Tuesday, September 6, 2011
Accordingly, things have changed. Gone are the beginning-of-the-year swag bags from the PTA. (Gone, for that matter, is the PTA.) Gone are the disability advocates, the helicopter parents, the fully-functional technological equipment. Instead, I'm back to the familiar business of...triage. Children without shoes. Families without electricity. Disconnected phones. My daddy's gonna shoot you. Mommy's asleep. We haven't had a working printer since February.
It should be shocking, but unfortunately it isn't: I spent the first three years of my SLP working life in an inner city system in another state, and poverty is poverty is poverty. It actually -appallingly- feels comfortable: a return to business as usual. It's amazing (amazingly horrible) what you can become inured to over time.
But one thing is different, this time around. Inner city systems tend to serve students who are predominately African American. In Indianapolis, smack in the middle of one of the whitest states in the country, a majority of the teachers and other school employees were white. In Richmond, out of 160 preschool staff, I'm one of only 5 or 6 white members.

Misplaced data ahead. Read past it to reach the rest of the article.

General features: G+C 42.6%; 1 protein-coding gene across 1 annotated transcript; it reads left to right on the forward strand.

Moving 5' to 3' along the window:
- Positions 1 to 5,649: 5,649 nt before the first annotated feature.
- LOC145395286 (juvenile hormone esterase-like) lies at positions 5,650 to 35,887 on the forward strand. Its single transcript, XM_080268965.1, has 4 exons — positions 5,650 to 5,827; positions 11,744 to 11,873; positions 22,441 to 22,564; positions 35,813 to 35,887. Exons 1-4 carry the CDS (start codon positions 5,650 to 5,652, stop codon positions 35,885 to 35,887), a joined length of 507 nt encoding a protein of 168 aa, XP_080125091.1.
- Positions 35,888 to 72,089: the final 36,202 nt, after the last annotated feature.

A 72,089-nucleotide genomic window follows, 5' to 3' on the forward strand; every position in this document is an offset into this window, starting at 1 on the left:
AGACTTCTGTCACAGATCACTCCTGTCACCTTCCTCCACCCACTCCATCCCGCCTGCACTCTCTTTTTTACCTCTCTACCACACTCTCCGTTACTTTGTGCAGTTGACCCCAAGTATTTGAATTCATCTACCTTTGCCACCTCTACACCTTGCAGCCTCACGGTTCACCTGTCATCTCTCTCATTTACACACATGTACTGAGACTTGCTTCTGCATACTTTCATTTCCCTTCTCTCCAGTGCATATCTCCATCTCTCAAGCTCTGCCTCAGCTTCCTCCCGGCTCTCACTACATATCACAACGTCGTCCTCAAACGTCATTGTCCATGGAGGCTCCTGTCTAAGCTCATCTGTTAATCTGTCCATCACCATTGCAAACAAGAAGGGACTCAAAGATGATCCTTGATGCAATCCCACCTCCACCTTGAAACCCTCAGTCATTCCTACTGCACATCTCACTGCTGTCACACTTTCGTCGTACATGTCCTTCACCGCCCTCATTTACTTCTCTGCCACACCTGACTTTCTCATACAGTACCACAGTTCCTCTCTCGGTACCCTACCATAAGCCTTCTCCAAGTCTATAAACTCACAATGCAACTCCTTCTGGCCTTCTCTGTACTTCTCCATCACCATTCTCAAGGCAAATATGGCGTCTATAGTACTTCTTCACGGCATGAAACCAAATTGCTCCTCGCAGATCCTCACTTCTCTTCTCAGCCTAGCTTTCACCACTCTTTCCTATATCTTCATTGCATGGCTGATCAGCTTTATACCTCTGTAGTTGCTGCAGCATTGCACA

It's been interesting, watching myself react to being one of a few. I've become suddenly, acutely aware of all of the mostly white environments I've been inhabiting unthinkingly, without any sense of the privilege that attaches to being part of the majority. Now, in the minority, I feel conspicuous, instantly recognizable, unable to blend in or fly under the radar. Today, a woman who got a glancing look at me from 100 feet away during introductions was able to pick me out of a crowd, probably because I can be IDed with a simple three-word description: "that white girl."'
It's no wonder that the only folks who believe we live in a post-racial society are white.
Certainly none of them teach in the inner city schools. Segregation is alive and well, folks. We just pretend it's not.